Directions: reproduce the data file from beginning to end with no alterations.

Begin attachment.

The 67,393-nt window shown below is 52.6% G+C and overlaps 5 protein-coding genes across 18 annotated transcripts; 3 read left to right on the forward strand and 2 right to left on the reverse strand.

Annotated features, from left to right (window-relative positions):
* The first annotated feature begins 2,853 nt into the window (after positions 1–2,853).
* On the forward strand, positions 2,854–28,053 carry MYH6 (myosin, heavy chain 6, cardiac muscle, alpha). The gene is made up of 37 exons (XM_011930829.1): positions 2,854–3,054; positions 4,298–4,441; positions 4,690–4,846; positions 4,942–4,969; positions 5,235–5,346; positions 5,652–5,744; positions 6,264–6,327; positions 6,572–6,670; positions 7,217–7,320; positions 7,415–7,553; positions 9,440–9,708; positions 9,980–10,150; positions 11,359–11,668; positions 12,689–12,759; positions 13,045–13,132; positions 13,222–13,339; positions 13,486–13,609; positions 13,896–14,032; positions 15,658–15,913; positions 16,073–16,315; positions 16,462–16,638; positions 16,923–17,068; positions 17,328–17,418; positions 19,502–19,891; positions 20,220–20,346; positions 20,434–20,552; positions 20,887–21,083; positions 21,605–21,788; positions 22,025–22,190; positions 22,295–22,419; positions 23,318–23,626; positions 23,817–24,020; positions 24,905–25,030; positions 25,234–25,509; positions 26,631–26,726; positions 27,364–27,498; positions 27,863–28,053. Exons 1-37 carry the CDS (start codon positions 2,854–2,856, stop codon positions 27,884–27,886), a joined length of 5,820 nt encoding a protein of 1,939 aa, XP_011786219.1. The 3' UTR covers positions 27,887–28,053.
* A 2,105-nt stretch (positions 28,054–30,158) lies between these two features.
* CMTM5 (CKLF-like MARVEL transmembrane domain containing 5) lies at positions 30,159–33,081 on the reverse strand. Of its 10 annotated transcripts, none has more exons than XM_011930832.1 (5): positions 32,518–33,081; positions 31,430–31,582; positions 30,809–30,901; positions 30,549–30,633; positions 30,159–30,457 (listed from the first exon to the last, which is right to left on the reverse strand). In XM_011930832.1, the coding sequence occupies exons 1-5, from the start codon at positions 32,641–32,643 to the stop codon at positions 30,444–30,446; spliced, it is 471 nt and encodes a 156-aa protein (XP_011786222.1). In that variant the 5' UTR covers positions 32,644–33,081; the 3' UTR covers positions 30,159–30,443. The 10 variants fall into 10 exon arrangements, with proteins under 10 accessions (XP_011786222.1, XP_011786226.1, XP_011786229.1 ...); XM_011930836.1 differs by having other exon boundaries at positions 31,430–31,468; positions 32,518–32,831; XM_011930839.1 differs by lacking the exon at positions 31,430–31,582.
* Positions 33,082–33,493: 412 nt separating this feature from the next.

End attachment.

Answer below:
The 67,393-nt window shown below is 52.6% G+C and overlaps 5 protein-coding genes across 18 annotated transcripts; 3 read left to right on the forward strand and 2 right to left on the reverse strand.

Annotated features, from left to right (window-relative positions):
* The first annotated feature begins 2,853 nt into the window (after positions 1–2,853).
* On the forward strand, positions 2,854–28,053 carry MYH6 (myosin, heavy chain 6, cardiac muscle, alpha). The gene is made up of 37 exons (XM_011930829.1): positions 2,854–3,054; positions 4,298–4,441; positions 4,690–4,846; positions 4,942–4,969; positions 5,235–5,346; positions 5,652–5,744; positions 6,264–6,327; positions 6,572–6,670; positions 7,217–7,320; positions 7,415–7,553; positions 9,440–9,708; positions 9,980–10,150; positions 11,359–11,668; positions 12,689–12,759; positions 13,045–13,132; positions 13,222–13,339; positions 13,486–13,609; positions 13,896–14,032; positions 15,658–15,913; positions 16,073–16,315; positions 16,462–16,638; positions 16,923–17,068; positions 17,328–17,418; positions 19,502–19,891; positions 20,220–20,346; positions 20,434–20,552; positions 20,887–21,083; positions 21,605–21,788; positions 22,025–22,190; positions 22,295–22,419; positions 23,318–23,626; positions 23,817–24,020; positions 24,905–25,030; positions 25,234–25,509; positions 26,631–26,726; positions 27,364–27,498; positions 27,863–28,053. Exons 1-37 carry the CDS (start codon positions 2,854–2,856, stop codon positions 27,884–27,886), a joined length of 5,820 nt encoding a protein of 1,939 aa, XP_011786219.1. The 3' UTR covers positions 27,887–28,053.
* A 2,105-nt stretch (positions 28,054–30,158) lies between these two features.
* CMTM5 (CKLF-like MARVEL transmembrane domain containing 5) lies at positions 30,159–33,081 on the reverse strand. Of its 10 annotated transcripts, none has more exons than XM_011930832.1 (5): positions 32,518–33,081; positions 31,430–31,582; positions 30,809–30,901; positions 30,549–30,633; positions 30,159–30,457 (listed from the first exon to the last, which is right to left on the reverse strand). In XM_011930832.1, the coding sequence occupies exons 1-5, from the start codon at positions 32,641–32,643 to the stop codon at positions 30,444–30,446; spliced, it is 471 nt and encodes a 156-aa protein (XP_011786222.1). In that variant the 5' UTR covers positions 32,644–33,081; the 3' UTR covers positions 30,159–30,443. The 10 variants fall into 10 exon arrangements, with proteins under 10 accessions (XP_011786222.1, XP_011786226.1, XP_011786229.1 ...); XM_011930836.1 differs by having other exon boundaries at positions 31,430–31,468; positions 32,518–32,831; XM_011930839.1 differs by lacking the exon at positions 31,430–31,582.
* Positions 33,082–33,493: 412 nt separating this feature from the next.